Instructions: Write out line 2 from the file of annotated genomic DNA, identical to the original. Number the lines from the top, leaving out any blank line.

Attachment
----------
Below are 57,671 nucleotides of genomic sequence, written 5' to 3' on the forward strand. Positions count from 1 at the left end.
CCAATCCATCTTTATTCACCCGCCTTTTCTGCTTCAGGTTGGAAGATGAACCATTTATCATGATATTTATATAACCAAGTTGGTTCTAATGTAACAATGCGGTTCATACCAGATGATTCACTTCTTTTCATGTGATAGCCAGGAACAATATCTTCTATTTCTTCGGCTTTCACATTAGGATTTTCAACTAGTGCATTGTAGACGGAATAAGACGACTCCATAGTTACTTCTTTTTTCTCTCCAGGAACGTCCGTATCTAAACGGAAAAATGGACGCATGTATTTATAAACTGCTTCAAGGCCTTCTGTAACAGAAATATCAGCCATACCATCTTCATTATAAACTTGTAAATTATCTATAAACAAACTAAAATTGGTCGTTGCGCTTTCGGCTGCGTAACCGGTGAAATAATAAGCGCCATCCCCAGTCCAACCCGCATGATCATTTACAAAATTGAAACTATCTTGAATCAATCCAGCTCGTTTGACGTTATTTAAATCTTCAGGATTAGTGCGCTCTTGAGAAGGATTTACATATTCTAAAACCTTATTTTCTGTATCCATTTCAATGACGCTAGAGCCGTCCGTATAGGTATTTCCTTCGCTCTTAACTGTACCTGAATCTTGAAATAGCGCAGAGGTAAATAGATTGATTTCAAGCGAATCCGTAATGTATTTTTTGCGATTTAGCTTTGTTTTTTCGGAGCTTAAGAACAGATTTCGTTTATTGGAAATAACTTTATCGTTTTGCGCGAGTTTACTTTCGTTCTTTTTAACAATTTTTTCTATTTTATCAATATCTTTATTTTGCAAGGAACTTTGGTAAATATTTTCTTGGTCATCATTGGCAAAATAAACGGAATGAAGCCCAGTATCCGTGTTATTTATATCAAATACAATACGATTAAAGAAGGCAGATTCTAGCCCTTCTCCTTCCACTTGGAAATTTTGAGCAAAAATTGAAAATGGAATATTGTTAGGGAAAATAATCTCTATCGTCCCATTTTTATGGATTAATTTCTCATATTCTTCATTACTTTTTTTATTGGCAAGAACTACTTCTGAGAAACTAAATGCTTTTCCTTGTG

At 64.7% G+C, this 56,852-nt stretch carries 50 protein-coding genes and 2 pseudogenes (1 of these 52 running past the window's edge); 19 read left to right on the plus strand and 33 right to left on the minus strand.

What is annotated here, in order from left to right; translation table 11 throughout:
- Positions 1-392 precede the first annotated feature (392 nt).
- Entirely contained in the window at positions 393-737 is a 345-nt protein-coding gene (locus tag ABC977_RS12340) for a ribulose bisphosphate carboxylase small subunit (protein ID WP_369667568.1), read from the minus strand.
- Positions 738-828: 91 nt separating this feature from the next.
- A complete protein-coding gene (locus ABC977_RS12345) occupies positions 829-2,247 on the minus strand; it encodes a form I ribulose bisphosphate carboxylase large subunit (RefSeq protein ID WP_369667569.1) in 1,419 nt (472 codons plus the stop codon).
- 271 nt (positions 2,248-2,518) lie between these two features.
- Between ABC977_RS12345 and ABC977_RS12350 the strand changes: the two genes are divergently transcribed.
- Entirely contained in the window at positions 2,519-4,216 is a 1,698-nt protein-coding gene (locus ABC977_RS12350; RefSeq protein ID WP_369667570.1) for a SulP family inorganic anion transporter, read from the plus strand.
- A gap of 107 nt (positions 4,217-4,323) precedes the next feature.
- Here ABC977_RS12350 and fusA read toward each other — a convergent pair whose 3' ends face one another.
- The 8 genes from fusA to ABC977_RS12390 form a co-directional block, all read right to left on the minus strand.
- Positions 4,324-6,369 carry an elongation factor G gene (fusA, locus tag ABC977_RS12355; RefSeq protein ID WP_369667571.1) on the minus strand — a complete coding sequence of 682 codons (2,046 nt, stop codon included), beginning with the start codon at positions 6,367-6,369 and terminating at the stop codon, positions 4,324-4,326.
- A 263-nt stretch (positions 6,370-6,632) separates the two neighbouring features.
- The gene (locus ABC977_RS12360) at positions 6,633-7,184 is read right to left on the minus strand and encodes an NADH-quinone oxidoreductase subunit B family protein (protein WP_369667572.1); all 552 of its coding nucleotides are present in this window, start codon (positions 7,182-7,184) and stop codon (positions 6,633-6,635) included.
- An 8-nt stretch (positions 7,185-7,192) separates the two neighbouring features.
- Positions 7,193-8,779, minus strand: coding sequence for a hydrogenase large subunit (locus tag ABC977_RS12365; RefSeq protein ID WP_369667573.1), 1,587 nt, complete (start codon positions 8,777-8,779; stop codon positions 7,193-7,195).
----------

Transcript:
CCAATCCATCTTTATTCACCCGCCTTTTCTGCTTCAGGTTGGAAGATGAACCATTTATCATGATATTTATATAACCAAGTTGGTTCTAATGTAACAATGCGGTTCATACCAGATGATTCACTTCTTTTCATGTGATAGCCAGGAACAATATCTTCTATTTCTTCGGCTTTCACATTAGGATTTTCAACTAGTGCATTGTAGACGGAATAAGACGACTCCATAGTTACTTCTTTTTTCTCTCCAGGAACGTCCGTATCTAAACGGAAAAATGGACGCATGTATTTATAAACTGCTTCAAGGCCTTCTGTAACAGAAATATCAGCCATACCATCTTCATTATAAACTTGTAAATTATCTATAAACAAACTAAAATTGGTCGTTGCGCTTTCGGCTGCGTAACCGGTGAAATAATAAGCGCCATCCCCAGTCCAACCCGCATGATCATTTACAAAATTGAAACTATCTTGAATCAATCCAGCTCGTTTGACGTTATTTAAATCTTCAGGATTAGTGCGCTCTTGAGAAGGATTTACATATTCTAAAACCTTATTTTCTGTATCCATTTCAATGACGCTAGAGCCGTCCGTATAGGTATTTCCTTCGCTCTTAACTGTACCTGAATCTTGAAATAGCGCAGAGGTAAATAGATTGATTTCAAGCGAATCCGTAATGTATTTTTTGCGATTTAGCTTTGTTTTTTCGGAGCTTAAGAACAGATTTCGTTTATTGGAAATAACTTTATCGTTTTGCGCGAGTTTACTTTCGTTCTTTTTAACAATTTTTTCTATTTTATCAATATCTTTATTTTGCAAGGAACTTTGGTAAATATTTTCTTGGTCATCATTGGCAAAATAAACGGAATGAAGCCCAGTATCCGTGTTATTTATATCAAATACAATACGATTAAAGAAGGCAGATTCTAGCCCTTCTCCTTCCACTTGGAAATTTTGAGCAAAAATTGAAAATGGAATATTGTTAGGGAAAATAATCTCTATCGTCCCATTTTTATGGATTAATTTCTCATATTCTTCATTACTTTTTTTATTGGCAAGAACTACTTCTGAGAAACTAAATGCTTTTCCTTGTG